Bringing a survival-horror franchise to a handheld is a very thin tight-wire to walk, and Silent Hill Origins does it with a fair amount of aplomb. Still, it does come relatively close to slipping off. Fortunately, its missteps only break the rules of handheld gaming convenience, and not the game itself. If all of the 4 main areas had lasted as long as the introductory trip through Alchemilla, this would have been a perfect on-the-go experience. However, I think this would have also been rather disappointing. The designers must have realized this themselves, as the rest are around two to four times as long.
As strange as it may sound, I really think it works in the game’s favor that it doesn’t feel like it was designed for the small screen. I’d rather suffer infrequent opportunities to save than a game filled with areas explored only on a surface level. Much of the depth here is thanks to a new mechanic that allows players to switch between misty and nightmare sides on command, through the use of mirrors. This is much akin to A Link to the Past and the Constantine licensed game.
Besides this mechanic, the only true gameplay differences between Origins and the original ‘trilogy’ of games are that Travis is a competent bare-knuckle brawler and his weapons, though very numerous, break rather quickly. There are so many littered around the environments, in fact, that this never feels like a hinderance. Even if you break all that you have available (and use up all your ammo), Travis is still perfectly capable of dusting enemies with his own two fists.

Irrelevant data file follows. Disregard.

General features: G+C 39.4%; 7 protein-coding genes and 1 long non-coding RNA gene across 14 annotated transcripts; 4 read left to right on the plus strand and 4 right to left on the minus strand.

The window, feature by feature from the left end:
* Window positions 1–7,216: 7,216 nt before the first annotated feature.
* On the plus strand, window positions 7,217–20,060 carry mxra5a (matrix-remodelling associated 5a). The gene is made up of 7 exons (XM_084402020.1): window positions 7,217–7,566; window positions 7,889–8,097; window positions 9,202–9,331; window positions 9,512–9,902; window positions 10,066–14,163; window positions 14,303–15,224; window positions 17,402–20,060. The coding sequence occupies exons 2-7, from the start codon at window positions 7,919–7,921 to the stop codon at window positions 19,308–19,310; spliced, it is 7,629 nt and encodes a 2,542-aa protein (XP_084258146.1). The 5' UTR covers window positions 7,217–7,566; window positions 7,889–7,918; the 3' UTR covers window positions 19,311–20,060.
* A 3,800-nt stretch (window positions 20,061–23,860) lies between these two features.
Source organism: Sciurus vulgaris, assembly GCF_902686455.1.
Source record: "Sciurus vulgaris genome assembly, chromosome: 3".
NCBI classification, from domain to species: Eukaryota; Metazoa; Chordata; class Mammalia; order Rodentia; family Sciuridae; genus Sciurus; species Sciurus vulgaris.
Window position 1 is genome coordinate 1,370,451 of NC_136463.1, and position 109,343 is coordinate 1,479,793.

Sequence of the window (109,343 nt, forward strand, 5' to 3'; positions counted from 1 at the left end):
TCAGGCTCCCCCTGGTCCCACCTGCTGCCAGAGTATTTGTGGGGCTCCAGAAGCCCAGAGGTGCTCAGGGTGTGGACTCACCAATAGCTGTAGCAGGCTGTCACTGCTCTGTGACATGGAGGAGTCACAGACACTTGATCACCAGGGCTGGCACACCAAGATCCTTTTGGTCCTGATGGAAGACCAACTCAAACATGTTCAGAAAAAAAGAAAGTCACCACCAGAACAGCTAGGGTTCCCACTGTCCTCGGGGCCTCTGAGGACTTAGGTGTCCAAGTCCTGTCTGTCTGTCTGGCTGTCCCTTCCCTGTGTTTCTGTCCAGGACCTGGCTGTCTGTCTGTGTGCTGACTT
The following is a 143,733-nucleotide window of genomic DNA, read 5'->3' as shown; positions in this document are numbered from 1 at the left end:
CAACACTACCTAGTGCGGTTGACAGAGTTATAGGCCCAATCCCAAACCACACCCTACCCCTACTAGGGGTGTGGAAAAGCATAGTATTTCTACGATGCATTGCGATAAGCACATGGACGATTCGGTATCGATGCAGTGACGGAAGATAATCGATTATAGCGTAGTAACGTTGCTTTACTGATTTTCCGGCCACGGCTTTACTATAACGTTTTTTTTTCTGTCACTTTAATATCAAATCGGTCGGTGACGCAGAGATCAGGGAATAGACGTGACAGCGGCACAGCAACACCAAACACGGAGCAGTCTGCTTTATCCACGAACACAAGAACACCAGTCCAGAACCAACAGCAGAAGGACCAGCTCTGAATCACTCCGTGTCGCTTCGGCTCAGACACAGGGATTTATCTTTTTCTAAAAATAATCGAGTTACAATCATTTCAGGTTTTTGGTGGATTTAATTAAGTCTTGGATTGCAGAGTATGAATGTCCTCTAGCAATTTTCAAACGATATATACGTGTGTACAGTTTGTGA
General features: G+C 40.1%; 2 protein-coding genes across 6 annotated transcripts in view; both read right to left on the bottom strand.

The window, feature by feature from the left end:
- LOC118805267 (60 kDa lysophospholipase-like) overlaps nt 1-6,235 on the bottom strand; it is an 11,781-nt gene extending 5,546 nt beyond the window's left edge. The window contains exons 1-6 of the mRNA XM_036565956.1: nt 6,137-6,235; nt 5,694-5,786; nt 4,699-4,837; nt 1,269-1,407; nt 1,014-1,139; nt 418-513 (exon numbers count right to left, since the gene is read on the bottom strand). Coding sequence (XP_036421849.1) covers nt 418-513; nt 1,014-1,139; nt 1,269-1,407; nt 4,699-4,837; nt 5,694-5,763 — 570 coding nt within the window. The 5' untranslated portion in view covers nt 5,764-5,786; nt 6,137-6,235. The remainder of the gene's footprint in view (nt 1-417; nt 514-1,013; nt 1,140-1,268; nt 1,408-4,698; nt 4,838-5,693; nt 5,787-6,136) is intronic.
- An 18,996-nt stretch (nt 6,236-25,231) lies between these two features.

Thankfully, for those who find the series’ 10-star system overwhelming, Travis’s achievements are broken into discrete accolades that can be completed over as many playthroughs as necessary. These all unlock weapons and costumes (some with their own tangible benefits!).
On the story-front, Origins--appropriately, given the nature of the number 0--plays like both an Even and an Odd entry. Travis’s interactions with Alessa demonstrate the events leading up to the original game, and yet there is a VERY strong emphasis on Travis himself.
Even if it brings into question the appropriateness of this game being on a handheld, I still believe that a little annoyance in terms of when you can save is a small price to pay to take this splendid trip.
Originally available only on PSP, Origins eventually found its way onto the PS2. While the graphics are crisper and have more care put into them on the PSP, it is still cheaper and far more practical to track down a copy of the port if you don’t own the nefarious handheld. From my experience, it’s better to hunt for this game online these days, in either form.
4 Unwarranted Cases of Blue-Balls out of 5
Nutted by NEG